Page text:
CYC presented each of the Sweet Tooth Hotel Intangible artists with the opportunity to write their own guest post for the CYC blog. We told them they could write a post over any topic related to their install or CYC AIR experience. The following blog post is written by Sally Ackerman! Sally is a musician and yarn artist based in Dallas. She is the founder of the Dallas Yarn Bombers - a local group that comes together to work on large yarn installations. As a team these dedicated and talented knitters went forth to beautify and colorize our urban landscape.
Written by Sally Ackerman
“Sow a thought, reap an action; sow an action, reap a habit; sow a habit, reap a character; sow a character, reap a destiny.” ― Stephen Covey
— Phase 1, the thought —
Recently, I was cleaning out a cupboard and found a tablet from 2006. I had been reading a book about achieving your dreams. The book suggested writing down a list of your dreams — no matter how crazy or far fetched. Just write them down.
I picked up the tablet 14 years later, and my eyes zoomed in on these words.
MAKE ART WITH YARN
In 2006, that was a crazy idea. No one, that I had ever seen, was making visual art with yarn. Certainly not me, I don’t even know where that thought came from. I have been making beautiful functional art with yarn (along with my share of fails) since I was twelve-years-old. Sweaters, hats, gloves, afghans, you name it. But, making visual art with yarn? That was new territory, and I had no idea how to do that.
I’d like to say that from the moment I wrote those words, I worked diligently to make my dream happen. I did not. I put the tablet aside. It got covered up with other junk. I moved on.
— Phase 2, the action —
In the early days (2011) of the International Yarn Bomb Movement, I decided to place a few ‘street bombs’ in and around Dallas. I had seen some pictures of yarn bombing, but no one in Dallas was doing it. I thought, “What could be more fun and outrageous than skirts on street signs and sweaters on fire hydrants?”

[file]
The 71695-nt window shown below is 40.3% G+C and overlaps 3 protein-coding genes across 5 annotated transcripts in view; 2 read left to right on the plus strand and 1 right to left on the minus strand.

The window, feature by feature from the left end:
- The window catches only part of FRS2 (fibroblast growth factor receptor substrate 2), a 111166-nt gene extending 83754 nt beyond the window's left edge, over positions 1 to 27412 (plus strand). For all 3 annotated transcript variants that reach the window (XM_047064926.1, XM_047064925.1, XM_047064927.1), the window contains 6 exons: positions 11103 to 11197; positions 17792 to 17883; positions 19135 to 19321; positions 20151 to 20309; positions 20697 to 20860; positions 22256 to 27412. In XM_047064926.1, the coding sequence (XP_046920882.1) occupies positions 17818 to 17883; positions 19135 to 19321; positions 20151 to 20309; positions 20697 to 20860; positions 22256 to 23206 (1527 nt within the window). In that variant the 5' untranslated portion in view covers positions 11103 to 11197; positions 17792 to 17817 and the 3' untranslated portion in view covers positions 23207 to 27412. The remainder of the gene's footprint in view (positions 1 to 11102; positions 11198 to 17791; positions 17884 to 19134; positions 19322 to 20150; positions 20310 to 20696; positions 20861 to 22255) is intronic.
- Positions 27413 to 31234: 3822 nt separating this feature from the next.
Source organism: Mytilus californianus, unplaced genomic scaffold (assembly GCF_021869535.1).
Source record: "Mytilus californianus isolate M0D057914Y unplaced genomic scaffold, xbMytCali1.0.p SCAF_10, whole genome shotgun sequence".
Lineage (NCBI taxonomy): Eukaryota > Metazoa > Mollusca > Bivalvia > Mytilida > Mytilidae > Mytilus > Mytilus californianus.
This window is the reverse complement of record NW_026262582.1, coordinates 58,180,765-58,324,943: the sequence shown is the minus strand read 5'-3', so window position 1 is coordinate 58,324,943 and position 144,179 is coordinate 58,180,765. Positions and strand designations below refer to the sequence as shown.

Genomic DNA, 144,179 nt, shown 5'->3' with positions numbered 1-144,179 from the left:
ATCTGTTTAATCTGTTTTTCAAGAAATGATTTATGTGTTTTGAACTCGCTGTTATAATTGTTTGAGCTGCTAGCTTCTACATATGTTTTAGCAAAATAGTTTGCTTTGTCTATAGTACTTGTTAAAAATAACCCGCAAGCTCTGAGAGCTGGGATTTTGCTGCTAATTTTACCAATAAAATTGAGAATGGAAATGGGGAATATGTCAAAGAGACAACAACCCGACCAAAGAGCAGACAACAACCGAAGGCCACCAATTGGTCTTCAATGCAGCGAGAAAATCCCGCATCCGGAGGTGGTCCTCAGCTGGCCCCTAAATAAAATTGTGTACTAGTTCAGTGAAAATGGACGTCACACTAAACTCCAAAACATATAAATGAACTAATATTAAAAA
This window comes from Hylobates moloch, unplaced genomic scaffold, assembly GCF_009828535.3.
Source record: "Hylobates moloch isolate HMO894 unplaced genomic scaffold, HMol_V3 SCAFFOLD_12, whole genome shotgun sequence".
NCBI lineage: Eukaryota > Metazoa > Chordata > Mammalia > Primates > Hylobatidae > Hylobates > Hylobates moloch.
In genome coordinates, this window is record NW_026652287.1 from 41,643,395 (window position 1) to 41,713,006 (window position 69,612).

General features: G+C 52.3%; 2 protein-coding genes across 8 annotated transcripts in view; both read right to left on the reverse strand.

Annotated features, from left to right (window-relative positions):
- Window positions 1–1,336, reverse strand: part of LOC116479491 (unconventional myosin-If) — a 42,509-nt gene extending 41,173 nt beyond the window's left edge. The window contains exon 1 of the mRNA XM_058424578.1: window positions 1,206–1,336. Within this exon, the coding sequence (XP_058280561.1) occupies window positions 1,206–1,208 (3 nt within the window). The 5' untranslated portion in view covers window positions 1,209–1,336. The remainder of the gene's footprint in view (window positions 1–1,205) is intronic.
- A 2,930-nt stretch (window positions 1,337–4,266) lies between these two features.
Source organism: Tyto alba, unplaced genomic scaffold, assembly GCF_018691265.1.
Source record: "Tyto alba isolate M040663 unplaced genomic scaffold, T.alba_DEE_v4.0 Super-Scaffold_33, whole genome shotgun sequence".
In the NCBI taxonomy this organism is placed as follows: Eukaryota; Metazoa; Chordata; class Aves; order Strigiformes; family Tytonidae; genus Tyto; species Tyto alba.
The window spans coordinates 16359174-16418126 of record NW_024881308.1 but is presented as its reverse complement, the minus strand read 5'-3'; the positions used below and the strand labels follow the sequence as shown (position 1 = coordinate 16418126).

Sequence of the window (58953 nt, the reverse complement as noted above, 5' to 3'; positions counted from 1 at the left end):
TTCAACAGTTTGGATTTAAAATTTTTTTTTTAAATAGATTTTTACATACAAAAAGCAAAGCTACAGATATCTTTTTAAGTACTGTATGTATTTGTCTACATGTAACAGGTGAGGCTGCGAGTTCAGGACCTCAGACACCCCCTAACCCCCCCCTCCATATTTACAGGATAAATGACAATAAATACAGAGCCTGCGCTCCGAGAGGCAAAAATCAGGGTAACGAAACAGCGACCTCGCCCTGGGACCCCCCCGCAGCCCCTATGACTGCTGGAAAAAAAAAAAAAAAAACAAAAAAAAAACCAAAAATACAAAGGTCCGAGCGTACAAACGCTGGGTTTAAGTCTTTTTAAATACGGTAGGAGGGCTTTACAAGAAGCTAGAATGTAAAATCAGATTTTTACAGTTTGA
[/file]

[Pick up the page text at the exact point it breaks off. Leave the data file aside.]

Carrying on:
I made 10 yarn bombs and went around to my targeted locations and sewed them on. My husband drove me, in case I got arrested. We literally had no idea what would happen.
I didn’t go to jail, but the mayor promptly ordered Code Compliance to ‘cut down the yarn’. Controversy and notoriety followed, and my journey as an artist began.
It wasn’t long before a friend, who owned a local yarn shop, and I were approached by the Winspear Opera House to yarn bomb their grounds for the Broadway production of HAIR.
It was an enormous undertaking. We were, quite frankly, intimidated by the size of the project. In the end, we decided that if we turned down a chance like this, it most likely would never come again. So, we organized a group of 70 knit and crochet volunteers, called ourselves the Dallas Yarn Bombers, and brought peace, love, and yarn to our first large outdoor environment.
— Phase 3, the habit —
With the Dallas Yarn Bombers or on my own, I’ve installed dozens of large yarn bombings to beautify and colorize our urban landscape. I’ve been invited to exhibit in art galleries and back alleys. I’ve welcomed every opportunity.
I do it because I love it! It brings me pure joy to see the surprise and astonishment on the faces of people passing by. I find delight in the friendships I have forged with the talented artists of the Dallas Yarn Bombers. My passion and my challenge is to put as much yarn love out into the world as I can, as fast as I can.
Then, one day it happened. We were actually commissioned by the City of Dallas to turn parking meters into big, funky yarn flowers. Somehow, we had managed to win ‘the establishment’ over.
— Phase 4, the destiny continues —
I was honored when Sweet Tooth Hotel approached me about yarning the hallway space for Intangible: A Fiber Fairy Tale. We talked about making my space warm, inviting, and mystical — a place where exotic things could be found. We came up with the idea of a garden tunnel passage with over-sized insects lurking about. I thought it would be beautiful to ‘landscape’ the tunnel using life-sized crochet and knitted flowers and vines. I wanted viewers to feel like they are entering into an entire world of mystical yarn enchantment. And so, "Enchanted Passage" was born.
Of course, I invited the Dallas Yarn Bombers to join in, and together we made all of the flowers and insects for the project. Each element of the installation is a tiny work of sculptural art from hydrangeas to poppies, daffodils to wisteria. Everything is knitted or crocheted except the butterfly’s wings, which are Nuno felted, a wool roving on silk felting process.
As I worked on installing the pieces, it came naturally to me to work from caterpillar at the entrance to butterfly at the exit. When I found that old tablet, I absolutely knew. "Enchanted Passage" is a metaphor for my personal metamorphosis from caterpillar to butterfly in the new and mysterious world of 'Making Art with Yarn.'
And, it all started with a thought.
Dallas Yarn Bombers who contributed to "Enchanted Passage" are Ann Gaspari, Cindee Kueny, Gina Owen, Amy Gavigan, Barb van de Voorde, Denise Hannigan, Lee Witt, and Bob Ackerman.